KNOWPIA
WELCOME TO KNOWPIA

In mathematics, the **Cauchy principal value**, named after Augustin Louis Cauchy, is a method for assigning values to certain improper integrals which would otherwise be undefined.

Depending on the type of singularity in the integrand f, the Cauchy principal value is defined according to the following rules:

with and where b is the difficult point, at which the behavior of the function f is such that

for any and

for any
(See

where

and

In some cases it is necessary to deal simultaneously with singularities both at a finite number b and at infinity. This is usually done by a limit of the form

In those cases where the integral may be split into two independent, finite limits,

and

then the function is integrable in the ordinary sense. The result of the procedure for principal value is the same as the ordinary integral; since it no longer matches the definition, it is technically not a "principal value".
The Cauchy principal value can also be defined in terms of contour integrals of a complex-valued function with with a pole on a contour C. Define to be that same contour, where the portion inside the disk of radius ε around the pole has been removed. Provided the function is integrable over no matter how small ε becomes, then the Cauchy principal value is the limit:

In the case of Lebesgue-integrable functions, that is, functions which are integrable in absolute value, these definitions coincide with the standard definition of the integral.
If the function is

Let be the set of bump functions, i.e., the space of smooth functions with compact support on the real line . Then the map

defined via the Cauchy principal value as

is a distribution. The map itself may sometimes be called the

To prove the existence of the limit

for a Schwartz function , first observe that is continuous on as

and hence

since is continuous and L'Hopital's rule applies.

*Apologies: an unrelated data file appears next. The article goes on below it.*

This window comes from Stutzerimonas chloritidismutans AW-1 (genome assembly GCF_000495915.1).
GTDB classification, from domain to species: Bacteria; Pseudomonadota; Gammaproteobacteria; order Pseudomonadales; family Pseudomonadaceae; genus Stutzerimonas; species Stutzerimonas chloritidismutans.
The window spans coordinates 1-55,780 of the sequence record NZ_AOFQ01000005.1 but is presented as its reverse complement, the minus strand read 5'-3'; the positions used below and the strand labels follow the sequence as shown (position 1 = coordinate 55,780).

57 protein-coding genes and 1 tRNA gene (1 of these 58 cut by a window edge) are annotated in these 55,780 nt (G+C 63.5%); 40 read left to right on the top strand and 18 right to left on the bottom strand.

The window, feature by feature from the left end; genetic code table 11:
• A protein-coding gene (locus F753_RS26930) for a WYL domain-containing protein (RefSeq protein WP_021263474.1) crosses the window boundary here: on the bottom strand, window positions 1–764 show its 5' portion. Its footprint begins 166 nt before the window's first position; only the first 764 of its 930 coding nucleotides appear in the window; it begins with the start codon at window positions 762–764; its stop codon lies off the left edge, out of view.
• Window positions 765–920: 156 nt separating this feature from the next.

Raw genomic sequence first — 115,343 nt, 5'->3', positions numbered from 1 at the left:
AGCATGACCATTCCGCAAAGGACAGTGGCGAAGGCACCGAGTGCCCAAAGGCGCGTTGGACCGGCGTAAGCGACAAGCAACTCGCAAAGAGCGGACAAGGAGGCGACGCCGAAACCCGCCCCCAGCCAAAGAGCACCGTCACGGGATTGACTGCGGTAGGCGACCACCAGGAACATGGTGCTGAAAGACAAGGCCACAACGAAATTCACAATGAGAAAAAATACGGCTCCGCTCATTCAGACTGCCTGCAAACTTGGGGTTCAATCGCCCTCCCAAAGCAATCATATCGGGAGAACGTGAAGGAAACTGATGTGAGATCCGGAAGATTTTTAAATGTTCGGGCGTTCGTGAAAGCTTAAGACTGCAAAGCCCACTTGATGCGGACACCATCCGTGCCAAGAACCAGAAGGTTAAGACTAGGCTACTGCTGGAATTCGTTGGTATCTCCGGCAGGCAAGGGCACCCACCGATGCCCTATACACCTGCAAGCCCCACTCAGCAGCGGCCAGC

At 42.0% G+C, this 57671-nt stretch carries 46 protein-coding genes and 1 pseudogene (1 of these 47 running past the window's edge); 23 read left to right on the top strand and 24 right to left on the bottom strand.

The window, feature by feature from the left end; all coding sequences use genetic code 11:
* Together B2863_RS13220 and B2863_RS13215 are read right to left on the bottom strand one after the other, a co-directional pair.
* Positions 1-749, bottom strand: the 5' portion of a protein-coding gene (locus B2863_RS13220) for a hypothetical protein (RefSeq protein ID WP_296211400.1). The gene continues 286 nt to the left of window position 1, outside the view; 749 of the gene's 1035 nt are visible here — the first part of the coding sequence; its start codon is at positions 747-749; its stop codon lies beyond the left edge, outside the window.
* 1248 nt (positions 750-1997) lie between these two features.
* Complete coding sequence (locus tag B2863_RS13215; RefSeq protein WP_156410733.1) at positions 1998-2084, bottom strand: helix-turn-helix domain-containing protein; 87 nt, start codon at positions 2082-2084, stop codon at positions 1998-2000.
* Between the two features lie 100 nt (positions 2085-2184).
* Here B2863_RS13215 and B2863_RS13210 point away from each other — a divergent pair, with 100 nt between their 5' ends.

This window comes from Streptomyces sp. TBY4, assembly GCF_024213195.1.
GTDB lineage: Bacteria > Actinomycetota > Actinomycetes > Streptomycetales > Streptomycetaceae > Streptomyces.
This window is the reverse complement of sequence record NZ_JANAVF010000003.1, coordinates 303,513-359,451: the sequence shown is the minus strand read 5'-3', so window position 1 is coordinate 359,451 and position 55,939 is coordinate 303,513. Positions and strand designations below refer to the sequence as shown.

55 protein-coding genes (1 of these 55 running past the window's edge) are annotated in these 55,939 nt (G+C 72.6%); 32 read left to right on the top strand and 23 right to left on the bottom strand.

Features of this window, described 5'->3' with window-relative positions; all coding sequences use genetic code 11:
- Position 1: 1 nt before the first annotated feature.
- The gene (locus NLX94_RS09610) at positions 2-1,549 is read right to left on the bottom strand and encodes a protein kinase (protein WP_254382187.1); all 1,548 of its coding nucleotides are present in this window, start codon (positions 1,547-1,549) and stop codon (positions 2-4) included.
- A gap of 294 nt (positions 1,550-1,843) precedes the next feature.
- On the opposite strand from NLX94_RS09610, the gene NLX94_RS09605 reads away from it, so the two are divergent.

Therefore, exists and by applying the mean value theorem to we get:

And furthermore:

we note that the map

is bounded by the usual seminorms for Schwartz functions . Therefore, this map defines, as it is obviously linear, a continuous functional on the Schwartz space and therefore a tempered distribution.

Note that the proof needs merely to be continuously differentiable in a neighbourhood of 0 and to be bounded towards infinity. The principal value therefore is defined on even weaker assumptions such as integrable with compact support and differentiable at 0.

The principal value is the inverse distribution of the function and is almost the only distribution with this property:

where is a constant and the Dirac distribution.

In a broader sense, the principal value can be defined for a wide class of singular integral kernels on the Euclidean space . If has an isolated singularity at the origin, but is an otherwise "nice" function, then the principal-value distribution is defined on compactly supported smooth functions by

Such a limit may not be well defined, or, being well-defined, it may not necessarily define a distribution. It is, however, well-defined if is a continuous homogeneous function of degree whose integral over any sphere centered at the origin vanishes. This is the case, for instance, with the Riesz transforms.

Consider the values of two limits:

This is the Cauchy principal value of the otherwise ill-defined expression

Also:

Similarly, we have

This is the principal value of the otherwise ill-defined expression

but

Different authors use different notations for the Cauchy principal value of a function , among others:

as well as P.V., and V.P.